This summit is part of the ongoing project "America's Energy Future: Technology Opportunities, Risks, and Tradeoffs," which will produce a series of reports providing authoritative estimates and analysis of the current and future supply of and demand for energy; new and existing technologies to meet those demands; their associated impacts; and their projected costs. The National Academies Summit on America's Energy Future: Summary of a Meeting is an essential base for anyone with an interest in strategic, tactical, and policy issues. This publication is now available for free PDF download or purchase at www.nap.edu/catalog.php?record_id=12450 and will be of interest to those eager to convert concern into action to solve the energy problem.
We have several resources available at www.nationalacademies.org/energy that may be of interest to your readers including Energy Summit Archived Audio, Presentations, Video and America’s Energy Future podcast.
Chapter 4 on "Petroleum and Natural Gas" takes a "weak" peak oil position, quoting from the report on oil and NG supplies by the National Petroleum Council (NPC, 2007). The chapter starts:
As the use of energy has risen, questions have multipled about whether adequate supplies will be available to meet demand. The world's oil still comes largely from giant and supergiant oil fields that were discovered more than 50 years ago, James Schlesinger observed at the summit. Many of these fields are now going into decline, including the Burgan oil field in Kuwait, Canterell in Mexico, the North Sea, and the north slope of Alaska. The Saudis are trying to sustain production in Ghawar, the massive field that provides more than 6 percent of the world's oil, but sooner or later that field, too, will go into decline.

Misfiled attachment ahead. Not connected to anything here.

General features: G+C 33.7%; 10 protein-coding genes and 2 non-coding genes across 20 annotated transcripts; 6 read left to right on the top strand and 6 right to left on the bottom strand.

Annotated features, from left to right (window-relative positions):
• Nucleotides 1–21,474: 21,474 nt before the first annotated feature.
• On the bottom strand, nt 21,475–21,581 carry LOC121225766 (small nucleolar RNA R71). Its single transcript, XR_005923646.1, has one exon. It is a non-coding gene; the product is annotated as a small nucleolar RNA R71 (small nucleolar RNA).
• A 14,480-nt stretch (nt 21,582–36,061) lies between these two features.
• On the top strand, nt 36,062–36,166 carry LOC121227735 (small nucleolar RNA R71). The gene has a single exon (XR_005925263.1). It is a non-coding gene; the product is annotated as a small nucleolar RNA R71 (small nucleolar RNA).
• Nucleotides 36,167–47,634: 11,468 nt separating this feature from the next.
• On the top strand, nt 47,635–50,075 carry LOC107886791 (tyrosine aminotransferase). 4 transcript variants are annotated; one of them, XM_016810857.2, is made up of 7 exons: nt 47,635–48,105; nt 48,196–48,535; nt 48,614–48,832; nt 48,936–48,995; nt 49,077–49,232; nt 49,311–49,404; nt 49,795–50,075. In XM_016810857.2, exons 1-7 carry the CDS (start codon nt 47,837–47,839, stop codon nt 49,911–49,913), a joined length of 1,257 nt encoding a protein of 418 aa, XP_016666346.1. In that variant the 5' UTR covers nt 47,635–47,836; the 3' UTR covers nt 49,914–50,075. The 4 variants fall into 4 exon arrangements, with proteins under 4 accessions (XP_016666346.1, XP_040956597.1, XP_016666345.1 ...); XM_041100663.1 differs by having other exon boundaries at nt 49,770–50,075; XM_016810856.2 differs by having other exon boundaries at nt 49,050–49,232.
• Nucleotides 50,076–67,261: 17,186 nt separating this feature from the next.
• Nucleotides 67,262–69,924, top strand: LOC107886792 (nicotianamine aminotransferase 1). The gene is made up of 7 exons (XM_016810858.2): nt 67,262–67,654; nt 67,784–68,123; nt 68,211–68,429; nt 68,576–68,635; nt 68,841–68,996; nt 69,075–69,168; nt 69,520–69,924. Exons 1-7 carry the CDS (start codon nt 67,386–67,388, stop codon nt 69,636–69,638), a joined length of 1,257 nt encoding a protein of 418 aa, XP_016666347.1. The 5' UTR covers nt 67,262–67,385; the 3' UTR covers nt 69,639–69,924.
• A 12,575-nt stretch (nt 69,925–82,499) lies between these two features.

"We face a painful transition," said Schlesinger, "to a future in which we hit a limitation, a plateau, in the ability to produce crude oil." Shlesinger pointed out that the concept of 'peak oil' - when production reachers a maximum and begins to delcine - is drawn from geological analogies and ignores such things as technology and the impaact of price rises. Nevertheless, supplies of petroleum will be increasingly constrained.
(11 November 2008)
The full text is onlne for this comprehensive book. -BA
Wiley Rein's Weinberg says Obama win marks resurgence of aggressive regulation (, 11/11/2008) (video and transcript)
Monica Trauzzi, OnPoint, E&E TV
Will President-elect Barack Obama's win usher in a period of aggressive climate regulation? How can the Clean Air Act be used to push Congress to act on climate? During today's OnPoint, David Weinberg, a partner and chairman of the Environment and Safety Practice at Wiley Rein, discusses the impact of Obama's election on energy and climate policies and the interaction between federal agencies. Weinberg also explains how the face of K Street will change in response to the Democratic majority and the Obama win.
(11 November 2008)
What do you think? Leave a comment below.
Sign up for regular Resilience bulletins direct to your email.
This is a community site and the discussion is moderated. The rules in brief: no personal abuse and no climate denial. Complete Guidelines.